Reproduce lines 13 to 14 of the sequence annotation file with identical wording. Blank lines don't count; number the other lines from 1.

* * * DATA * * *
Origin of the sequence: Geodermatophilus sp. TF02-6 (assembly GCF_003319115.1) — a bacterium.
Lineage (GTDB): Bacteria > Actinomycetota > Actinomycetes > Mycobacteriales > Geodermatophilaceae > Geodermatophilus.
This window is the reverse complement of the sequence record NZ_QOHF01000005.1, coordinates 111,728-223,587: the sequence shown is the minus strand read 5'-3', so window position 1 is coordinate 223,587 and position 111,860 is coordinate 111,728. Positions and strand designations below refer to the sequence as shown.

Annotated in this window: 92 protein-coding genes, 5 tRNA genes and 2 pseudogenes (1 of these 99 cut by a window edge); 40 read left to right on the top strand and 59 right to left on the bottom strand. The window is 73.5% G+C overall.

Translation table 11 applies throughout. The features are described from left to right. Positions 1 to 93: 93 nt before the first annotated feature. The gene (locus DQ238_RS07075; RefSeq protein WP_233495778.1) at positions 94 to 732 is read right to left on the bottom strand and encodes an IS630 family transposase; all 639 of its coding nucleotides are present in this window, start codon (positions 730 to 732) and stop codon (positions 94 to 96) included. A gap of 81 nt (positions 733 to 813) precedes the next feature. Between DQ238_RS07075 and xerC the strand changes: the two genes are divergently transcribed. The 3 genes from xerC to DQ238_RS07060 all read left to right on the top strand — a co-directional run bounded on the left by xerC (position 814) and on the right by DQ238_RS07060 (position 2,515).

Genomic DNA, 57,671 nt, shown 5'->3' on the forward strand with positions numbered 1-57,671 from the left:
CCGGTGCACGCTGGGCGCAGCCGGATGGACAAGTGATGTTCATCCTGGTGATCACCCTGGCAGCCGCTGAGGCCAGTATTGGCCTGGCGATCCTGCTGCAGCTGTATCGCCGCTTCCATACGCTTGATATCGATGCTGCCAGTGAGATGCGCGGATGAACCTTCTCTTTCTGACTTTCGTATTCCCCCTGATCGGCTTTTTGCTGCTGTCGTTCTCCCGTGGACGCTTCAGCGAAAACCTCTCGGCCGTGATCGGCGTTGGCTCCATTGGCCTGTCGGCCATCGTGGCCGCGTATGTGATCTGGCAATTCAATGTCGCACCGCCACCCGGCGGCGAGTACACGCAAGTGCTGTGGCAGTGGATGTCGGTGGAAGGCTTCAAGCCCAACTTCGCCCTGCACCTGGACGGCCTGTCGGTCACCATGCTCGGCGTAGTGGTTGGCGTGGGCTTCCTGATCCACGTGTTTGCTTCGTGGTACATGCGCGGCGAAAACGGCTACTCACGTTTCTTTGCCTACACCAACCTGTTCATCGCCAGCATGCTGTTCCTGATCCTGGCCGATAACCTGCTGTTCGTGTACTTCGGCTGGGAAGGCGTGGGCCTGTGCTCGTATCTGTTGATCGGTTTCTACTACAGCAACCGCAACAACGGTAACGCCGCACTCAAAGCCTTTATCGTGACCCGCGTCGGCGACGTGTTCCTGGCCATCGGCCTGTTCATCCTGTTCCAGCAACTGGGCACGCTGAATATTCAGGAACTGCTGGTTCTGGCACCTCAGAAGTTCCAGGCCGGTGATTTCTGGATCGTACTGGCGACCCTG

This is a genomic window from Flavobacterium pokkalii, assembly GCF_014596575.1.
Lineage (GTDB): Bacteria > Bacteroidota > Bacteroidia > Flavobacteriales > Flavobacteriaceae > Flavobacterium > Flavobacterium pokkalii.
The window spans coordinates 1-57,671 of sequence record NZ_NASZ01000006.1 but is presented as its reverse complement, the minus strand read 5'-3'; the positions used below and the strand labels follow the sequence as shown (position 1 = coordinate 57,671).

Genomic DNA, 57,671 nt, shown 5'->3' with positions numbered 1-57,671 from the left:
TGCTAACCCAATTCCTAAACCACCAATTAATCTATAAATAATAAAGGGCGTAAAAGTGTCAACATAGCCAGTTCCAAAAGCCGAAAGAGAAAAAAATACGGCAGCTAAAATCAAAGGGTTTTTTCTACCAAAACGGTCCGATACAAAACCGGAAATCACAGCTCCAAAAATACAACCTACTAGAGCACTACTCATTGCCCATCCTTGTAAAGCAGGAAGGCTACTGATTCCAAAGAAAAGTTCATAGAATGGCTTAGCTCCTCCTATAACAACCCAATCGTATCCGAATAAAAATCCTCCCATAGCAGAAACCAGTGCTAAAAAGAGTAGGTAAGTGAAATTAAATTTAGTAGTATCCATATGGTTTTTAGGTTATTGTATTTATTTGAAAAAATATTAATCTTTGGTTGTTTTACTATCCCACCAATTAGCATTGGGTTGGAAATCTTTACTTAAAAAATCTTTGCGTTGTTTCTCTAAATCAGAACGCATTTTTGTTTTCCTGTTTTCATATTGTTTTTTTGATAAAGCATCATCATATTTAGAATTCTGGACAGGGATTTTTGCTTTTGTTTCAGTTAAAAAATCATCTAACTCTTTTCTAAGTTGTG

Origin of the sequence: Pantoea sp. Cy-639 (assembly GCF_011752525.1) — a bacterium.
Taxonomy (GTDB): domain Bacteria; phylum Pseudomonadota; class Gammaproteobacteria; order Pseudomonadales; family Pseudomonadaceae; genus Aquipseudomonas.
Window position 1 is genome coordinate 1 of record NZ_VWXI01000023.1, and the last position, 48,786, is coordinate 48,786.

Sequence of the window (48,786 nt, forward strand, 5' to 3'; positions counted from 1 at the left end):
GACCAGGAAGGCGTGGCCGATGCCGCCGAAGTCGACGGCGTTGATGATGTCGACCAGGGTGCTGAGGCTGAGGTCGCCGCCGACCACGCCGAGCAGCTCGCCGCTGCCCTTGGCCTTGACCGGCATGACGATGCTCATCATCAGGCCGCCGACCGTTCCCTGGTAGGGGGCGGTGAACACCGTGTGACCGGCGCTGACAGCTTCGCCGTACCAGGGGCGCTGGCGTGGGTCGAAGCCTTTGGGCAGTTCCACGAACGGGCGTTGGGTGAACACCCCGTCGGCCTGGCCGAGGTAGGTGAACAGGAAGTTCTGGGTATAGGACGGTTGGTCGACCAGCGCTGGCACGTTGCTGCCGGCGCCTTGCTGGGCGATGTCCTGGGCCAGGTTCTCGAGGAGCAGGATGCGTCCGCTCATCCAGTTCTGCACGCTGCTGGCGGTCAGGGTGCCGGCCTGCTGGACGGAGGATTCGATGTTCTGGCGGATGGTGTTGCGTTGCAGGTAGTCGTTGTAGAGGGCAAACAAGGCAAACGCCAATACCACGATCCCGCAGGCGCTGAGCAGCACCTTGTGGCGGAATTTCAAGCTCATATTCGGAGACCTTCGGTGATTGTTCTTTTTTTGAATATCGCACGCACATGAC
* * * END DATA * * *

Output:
Origin of the sequence: Pantoea sp. Cy-639 (assembly GCF_011752525.1) — a bacterium.
Taxonomy (GTDB): domain Bacteria; phylum Pseudomonadota; class Gammaproteobacteria; order Pseudomonadales; family Pseudomonadaceae; genus Aquipseudomonas.